I've never understood the notion that excessively pro-car zoning and planning policies are somehow innately American, and that being anti-car or rather not pandering to cars is anti-American. Surely the Founding Fathers and the original American cities they built like Boston and Philadelphia were no less American for their lack of cars? If anything, those city's historic neighborhoods are among the most beautiful in the nation precisely because they've resisted changing them for the sake of cars. The car after all isn't an American invention and neither are highways, so I think it's about time we dropped this America = cars belief and just accept them as one of many forms of transport and get on with fixing our once great cities. Whether that means undoing the destruction of the past or finding new forms needs to be decided on a city by city basis and hopefully each city knows best how to forge its path going forward, but I strongly believe what was once done by man can be done again. It's paramount that our cities be explorable on foot so that Americans once again truly know and live in their cities, and that means designing streets that look good not just at 50 but at 5mph too.
There's no reason American cities can't once again be the envy of the world not just economically but for their beauty as well. The American people are some of the most creative and driven in the world and there's no reason solutions can't be found if we lay aside our differences and understand that we all want essentially the same thing: strong, safe, beautiful cities which we're proud to call home and pass on to the next generation better than we ourselves found them. That, if anything, is the true American way, the tireless pursuit of betterment for all.

Thursday, January 17, 2013

My very own architecture school

If you want something done right, you have to do it yourself. It seems increasingly clear that the architecture profession isn't going to change of its own accord, certainly not at any great speed. This is especially true of the educational establishment, almost exclusively Modernist and reliant on a studio system which is not reflective of the real world. So maybe the only solution is to abandon trying altogether to fix things from the inside and shape our own alternative.

If I had the resources to do so, I think an effective method would be to found my own private school of architecture, offering a complete alternative to existing programs. Obviously not like the AA in London, which exclusively teaches the most ridiculous modernism (and quite frankly not to a high standard in recent years). I'd call it something like the Holistic School of the Built Environment, because it's long overdue to meld the worlds of architecture, urban planning, landscape architecture, and maybe a bit of carpentry too. I see it as essential to integrate these various disciplines and teach them as a whole. I've never liked over-specialization. You can't have a beautiful city without great streets, and you can't have a beautiful city without beautiful buildings. Students need to breathe both to create fully engaging built environments. It all goes hand-in-hand. I'd like to say this is my own radical idea, but it’s not really. If anything it harks back to the way architecture used to be taught, back before the age of iconic buildings and starchitects. You know, when cities and towns were built to be livable and beautiful.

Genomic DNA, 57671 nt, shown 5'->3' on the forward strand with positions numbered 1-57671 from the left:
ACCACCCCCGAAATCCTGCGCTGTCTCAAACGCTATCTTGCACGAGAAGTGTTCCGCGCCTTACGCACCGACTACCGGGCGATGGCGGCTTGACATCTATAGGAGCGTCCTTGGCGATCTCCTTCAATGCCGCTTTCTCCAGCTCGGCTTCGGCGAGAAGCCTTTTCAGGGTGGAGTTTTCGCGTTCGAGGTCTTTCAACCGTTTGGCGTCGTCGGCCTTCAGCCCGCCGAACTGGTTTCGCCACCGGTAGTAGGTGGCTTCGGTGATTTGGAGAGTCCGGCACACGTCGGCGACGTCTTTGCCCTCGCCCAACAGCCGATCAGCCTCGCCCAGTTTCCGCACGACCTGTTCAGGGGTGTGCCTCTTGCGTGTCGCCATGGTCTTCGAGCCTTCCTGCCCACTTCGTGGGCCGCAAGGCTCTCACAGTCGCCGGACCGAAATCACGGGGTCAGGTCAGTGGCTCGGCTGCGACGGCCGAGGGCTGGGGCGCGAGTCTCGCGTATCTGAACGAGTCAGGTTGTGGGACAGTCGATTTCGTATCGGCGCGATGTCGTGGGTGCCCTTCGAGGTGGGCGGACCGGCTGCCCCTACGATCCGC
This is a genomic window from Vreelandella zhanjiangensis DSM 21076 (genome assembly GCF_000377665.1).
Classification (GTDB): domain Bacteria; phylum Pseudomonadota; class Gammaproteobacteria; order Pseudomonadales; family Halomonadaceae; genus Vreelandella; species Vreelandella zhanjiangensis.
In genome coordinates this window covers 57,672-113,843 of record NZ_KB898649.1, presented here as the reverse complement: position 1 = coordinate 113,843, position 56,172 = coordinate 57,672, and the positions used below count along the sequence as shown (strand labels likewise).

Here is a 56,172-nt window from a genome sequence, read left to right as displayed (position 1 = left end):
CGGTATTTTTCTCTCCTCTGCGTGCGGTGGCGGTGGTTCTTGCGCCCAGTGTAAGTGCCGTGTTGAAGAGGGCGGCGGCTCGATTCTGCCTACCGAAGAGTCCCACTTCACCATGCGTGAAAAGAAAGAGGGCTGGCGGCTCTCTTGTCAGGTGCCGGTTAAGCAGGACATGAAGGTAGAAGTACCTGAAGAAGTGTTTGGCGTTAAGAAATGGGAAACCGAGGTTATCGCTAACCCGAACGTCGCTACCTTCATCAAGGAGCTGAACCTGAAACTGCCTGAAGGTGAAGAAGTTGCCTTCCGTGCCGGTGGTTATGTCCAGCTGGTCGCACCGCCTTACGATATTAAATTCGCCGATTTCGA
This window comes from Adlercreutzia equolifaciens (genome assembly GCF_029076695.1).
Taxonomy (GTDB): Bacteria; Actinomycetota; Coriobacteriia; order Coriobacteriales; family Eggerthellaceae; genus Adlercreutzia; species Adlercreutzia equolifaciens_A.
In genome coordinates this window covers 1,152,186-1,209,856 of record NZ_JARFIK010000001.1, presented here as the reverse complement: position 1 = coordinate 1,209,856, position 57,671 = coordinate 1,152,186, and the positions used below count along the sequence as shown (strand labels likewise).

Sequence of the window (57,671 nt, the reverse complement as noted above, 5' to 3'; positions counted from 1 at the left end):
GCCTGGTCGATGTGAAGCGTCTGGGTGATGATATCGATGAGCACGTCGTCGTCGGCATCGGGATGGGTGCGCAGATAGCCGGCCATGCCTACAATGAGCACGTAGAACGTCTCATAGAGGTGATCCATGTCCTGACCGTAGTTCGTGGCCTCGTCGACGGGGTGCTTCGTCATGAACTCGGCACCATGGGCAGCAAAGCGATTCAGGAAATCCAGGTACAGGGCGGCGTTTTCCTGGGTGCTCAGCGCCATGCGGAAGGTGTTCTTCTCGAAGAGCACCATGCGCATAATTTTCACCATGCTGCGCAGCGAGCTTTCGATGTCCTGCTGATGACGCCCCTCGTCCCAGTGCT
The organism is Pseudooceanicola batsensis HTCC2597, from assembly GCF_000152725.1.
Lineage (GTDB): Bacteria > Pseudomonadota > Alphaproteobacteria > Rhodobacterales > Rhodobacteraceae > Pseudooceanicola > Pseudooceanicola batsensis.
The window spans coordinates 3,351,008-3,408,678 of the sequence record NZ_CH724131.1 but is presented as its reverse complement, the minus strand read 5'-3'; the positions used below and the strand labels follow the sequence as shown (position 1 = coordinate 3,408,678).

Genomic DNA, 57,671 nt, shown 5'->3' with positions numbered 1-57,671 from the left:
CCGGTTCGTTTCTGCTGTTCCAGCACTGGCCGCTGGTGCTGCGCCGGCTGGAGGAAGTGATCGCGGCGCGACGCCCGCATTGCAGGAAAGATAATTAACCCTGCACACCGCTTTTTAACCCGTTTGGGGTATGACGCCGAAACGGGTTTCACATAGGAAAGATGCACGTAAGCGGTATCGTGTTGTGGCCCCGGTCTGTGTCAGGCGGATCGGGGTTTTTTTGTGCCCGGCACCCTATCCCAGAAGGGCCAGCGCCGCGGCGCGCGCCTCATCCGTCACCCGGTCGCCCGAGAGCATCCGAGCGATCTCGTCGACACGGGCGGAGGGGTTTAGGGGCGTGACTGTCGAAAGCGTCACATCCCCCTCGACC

Despite having graduated from an architecture program, I don’t feel significantly more capable of constructing my own building than before I started. Most contemporary architecture programs, in my experience, are very insular, with little regard for preparing students for the real world. Hundreds of years back, I’m sure every young adult was capable of putting up their own cabin, but after completing a specialized architecture degree, it’s pretty inexcusable that I can’t say the same for myself and my fellow students. The studio model, where young students are given imaginary briefs and essentially allowed to exercise their every whim and fancy, it doesn't teach anything. Maybe a little graphic design skill, maybe how best to hoodwink a roomful of critics. It definitely doesn't result in well thought-out buildings which pay due attention to context and user needs, and it results in an atmosphere of one-upmanship. I'd encourage camaraderie between students, faculty, and critics. I wouldn't want my students to experience the ill will and rudeness so common in most architecture schools. The goal would be fostering an environment of enlightenment and understanding, not an autocratic regime.  

At my school, I’m not sure I’d let students get anywhere near creating their own briefs until long after I’m convinced they've mastered the basics. Carpentry and masonry would certainly be in the program. We’d start with precedent studies and scale models and then go out and build cabins by hand, starting with small one-room structures and make our way up from there. This way students would have a proper understanding of how buildings are put together before they put pen to paper. While we’re on the subject of scale, I should mention that there’d be a strict six-story limit to designs. Minus the odd church steeple, no building needs to go higher in 99.9% of the world’s cities.